63 Durszt Extension | 95 |

Applications | 101 |

72 Foguel Decomposition | 103 |

Similarity | 108 |

82 Weak and Strong Stability | 114 |

43 Contractions Quasisimilar to a Unitary Operator | 68 |

Decompositions | 75 |

51 NagyFoiaşLanger Decomposition | 76 |

52 von NeumannWold Decomposition | 77 |

121 | |

129 | |

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An Introduction to Models and Decompositions in Operator Theory Carlos S. Kubrusly Limited preview - 2012 |

An Introduction to Models and Decompositions in Operator Theory Carlos S. Kubrusly No preview available - 2012 |

### Common terms and phrases

adjoint Af(A B+[H backward unilateral shift Banach-Steinhaus Theorem bilateral bounded operator boundedness canonical backward unilateral canonical unilateral shift Chapter coisometry commutes completely nonunitary contraction convergence countable denoted direct sum direct summand ensures exists finite-dimensional ft(A G+[H hence Hilbert space hyponormal implies inner product integer invariant subspace problem Lemma linear manifold linear transformation Moreover multiplicity ft Nagy-Foia§-Langer decomposition nonnegative operators nonscalar nontrivial hyperinvariant subspace nontrivial invariant subspace nonzero norm normal operator normaloid Note operator theory orthogonal subspaces partial isometry polar decomposition power bounded operator Proposition 3.1 quasiaffine transform quasisimilar readily verified recall reducing subspace scalar self-adjoint operators sequence shift of multiplicity space H spectral radius Spectral Theorem spectrum strict contraction strong stability strongly stable contraction subspace of H surjective T C B[H Take an arbitrary Theorem 5.1 trivially uniform stability unitarily equivalent unitary operator weak stability weakly stable x e H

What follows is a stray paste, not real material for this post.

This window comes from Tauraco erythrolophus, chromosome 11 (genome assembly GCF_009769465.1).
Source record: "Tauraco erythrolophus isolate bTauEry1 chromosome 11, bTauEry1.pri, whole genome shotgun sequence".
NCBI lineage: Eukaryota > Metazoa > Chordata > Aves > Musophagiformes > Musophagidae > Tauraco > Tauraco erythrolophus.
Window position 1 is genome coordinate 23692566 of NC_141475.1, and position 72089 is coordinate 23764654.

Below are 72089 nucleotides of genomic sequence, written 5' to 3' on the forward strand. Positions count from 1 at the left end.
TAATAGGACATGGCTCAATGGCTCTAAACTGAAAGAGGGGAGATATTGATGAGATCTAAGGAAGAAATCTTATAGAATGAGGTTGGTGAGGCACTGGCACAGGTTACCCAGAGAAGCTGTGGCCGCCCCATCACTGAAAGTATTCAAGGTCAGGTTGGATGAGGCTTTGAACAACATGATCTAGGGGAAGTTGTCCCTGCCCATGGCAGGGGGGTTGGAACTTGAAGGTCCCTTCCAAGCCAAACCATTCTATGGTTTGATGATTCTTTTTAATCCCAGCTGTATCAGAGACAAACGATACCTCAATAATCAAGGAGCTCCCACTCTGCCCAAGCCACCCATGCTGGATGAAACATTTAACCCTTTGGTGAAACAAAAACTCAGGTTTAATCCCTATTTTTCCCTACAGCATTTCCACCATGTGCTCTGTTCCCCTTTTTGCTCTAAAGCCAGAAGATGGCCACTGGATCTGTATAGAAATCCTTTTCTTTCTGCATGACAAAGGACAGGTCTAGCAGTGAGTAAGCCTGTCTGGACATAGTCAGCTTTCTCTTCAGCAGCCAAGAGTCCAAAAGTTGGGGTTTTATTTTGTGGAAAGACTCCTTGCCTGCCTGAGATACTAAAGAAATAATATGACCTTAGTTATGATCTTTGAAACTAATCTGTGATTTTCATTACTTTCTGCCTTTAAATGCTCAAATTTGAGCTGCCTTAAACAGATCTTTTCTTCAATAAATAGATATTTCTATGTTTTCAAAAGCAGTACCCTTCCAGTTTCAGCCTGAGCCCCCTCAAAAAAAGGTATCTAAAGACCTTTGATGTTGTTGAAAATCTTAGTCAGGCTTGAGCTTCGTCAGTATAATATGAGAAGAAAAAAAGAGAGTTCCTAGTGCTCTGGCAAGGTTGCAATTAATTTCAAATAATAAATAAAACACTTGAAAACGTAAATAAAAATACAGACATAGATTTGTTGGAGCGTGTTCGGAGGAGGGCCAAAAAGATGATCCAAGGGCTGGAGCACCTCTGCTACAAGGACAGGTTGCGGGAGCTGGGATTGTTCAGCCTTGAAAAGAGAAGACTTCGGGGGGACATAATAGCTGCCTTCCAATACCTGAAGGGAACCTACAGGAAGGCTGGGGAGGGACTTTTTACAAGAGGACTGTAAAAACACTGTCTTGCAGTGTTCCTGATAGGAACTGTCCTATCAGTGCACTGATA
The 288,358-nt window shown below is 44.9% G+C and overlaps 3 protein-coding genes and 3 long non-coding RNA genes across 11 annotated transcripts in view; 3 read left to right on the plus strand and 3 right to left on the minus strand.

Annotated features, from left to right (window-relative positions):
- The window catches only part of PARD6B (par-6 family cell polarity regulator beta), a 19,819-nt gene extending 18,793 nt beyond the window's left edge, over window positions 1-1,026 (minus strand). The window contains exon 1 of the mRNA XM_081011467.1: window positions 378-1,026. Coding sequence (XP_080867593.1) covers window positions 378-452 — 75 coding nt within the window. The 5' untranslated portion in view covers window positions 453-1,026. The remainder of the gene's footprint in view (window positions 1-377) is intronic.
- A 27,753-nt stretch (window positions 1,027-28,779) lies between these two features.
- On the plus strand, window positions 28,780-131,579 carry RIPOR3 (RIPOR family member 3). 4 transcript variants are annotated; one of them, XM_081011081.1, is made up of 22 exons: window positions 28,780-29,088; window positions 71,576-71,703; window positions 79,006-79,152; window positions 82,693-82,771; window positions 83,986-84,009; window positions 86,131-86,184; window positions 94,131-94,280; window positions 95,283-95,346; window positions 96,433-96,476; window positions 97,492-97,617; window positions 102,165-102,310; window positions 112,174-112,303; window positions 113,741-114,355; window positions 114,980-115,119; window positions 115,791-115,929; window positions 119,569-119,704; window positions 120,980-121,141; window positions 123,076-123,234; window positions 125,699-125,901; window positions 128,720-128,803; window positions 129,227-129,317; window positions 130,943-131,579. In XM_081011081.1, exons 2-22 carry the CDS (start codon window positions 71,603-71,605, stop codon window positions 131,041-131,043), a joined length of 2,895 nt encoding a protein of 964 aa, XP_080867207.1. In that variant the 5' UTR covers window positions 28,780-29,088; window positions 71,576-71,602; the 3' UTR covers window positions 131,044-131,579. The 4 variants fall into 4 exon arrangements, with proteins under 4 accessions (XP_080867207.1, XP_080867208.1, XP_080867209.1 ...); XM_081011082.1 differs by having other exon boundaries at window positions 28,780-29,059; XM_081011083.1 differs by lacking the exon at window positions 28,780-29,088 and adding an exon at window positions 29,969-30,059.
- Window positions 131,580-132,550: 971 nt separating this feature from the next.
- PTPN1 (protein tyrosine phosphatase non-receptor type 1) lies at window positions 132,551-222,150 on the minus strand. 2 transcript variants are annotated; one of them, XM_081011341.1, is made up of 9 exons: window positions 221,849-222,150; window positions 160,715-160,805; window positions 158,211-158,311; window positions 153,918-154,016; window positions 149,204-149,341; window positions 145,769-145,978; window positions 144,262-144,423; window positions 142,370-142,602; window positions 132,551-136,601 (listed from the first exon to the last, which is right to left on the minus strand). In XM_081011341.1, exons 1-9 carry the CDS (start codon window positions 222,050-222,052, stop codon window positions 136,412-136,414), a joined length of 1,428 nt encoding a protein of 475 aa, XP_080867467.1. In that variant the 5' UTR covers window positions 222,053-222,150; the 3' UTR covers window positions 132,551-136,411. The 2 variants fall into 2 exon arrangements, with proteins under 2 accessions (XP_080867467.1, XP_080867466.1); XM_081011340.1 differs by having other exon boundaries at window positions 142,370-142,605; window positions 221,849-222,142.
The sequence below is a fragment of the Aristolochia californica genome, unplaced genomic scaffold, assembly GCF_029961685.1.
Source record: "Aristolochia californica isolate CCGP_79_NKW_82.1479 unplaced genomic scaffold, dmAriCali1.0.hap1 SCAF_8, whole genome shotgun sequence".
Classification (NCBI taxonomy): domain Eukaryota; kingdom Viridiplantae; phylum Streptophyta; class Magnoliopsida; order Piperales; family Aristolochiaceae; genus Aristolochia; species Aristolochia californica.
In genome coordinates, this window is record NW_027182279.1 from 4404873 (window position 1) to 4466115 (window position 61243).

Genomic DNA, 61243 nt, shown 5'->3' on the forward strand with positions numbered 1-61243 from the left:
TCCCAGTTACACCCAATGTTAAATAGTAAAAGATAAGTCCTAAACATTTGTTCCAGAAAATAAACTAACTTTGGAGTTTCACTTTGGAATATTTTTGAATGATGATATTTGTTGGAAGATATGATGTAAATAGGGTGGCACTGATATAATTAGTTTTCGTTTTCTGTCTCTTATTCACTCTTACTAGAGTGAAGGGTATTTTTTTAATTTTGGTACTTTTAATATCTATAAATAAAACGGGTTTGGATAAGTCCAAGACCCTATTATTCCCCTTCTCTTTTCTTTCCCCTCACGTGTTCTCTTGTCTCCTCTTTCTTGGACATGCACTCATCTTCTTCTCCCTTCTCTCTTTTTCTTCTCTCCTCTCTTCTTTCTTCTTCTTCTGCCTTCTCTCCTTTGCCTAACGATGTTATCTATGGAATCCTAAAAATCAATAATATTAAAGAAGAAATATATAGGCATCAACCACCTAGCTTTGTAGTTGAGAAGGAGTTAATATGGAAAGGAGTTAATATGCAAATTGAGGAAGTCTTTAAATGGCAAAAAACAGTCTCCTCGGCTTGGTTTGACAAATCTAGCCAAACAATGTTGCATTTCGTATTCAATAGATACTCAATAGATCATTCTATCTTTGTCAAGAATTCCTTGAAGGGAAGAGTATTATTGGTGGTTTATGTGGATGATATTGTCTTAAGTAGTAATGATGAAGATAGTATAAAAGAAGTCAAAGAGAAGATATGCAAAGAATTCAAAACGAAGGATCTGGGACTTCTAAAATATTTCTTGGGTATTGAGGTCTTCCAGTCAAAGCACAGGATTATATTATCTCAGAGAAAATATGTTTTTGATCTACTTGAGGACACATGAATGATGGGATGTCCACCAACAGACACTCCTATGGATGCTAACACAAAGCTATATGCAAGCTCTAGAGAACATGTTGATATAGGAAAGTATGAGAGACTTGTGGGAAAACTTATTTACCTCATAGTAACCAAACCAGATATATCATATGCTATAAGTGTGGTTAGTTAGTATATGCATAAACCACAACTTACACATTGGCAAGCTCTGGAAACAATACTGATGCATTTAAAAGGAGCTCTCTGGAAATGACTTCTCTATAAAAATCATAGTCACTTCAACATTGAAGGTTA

### Popular passages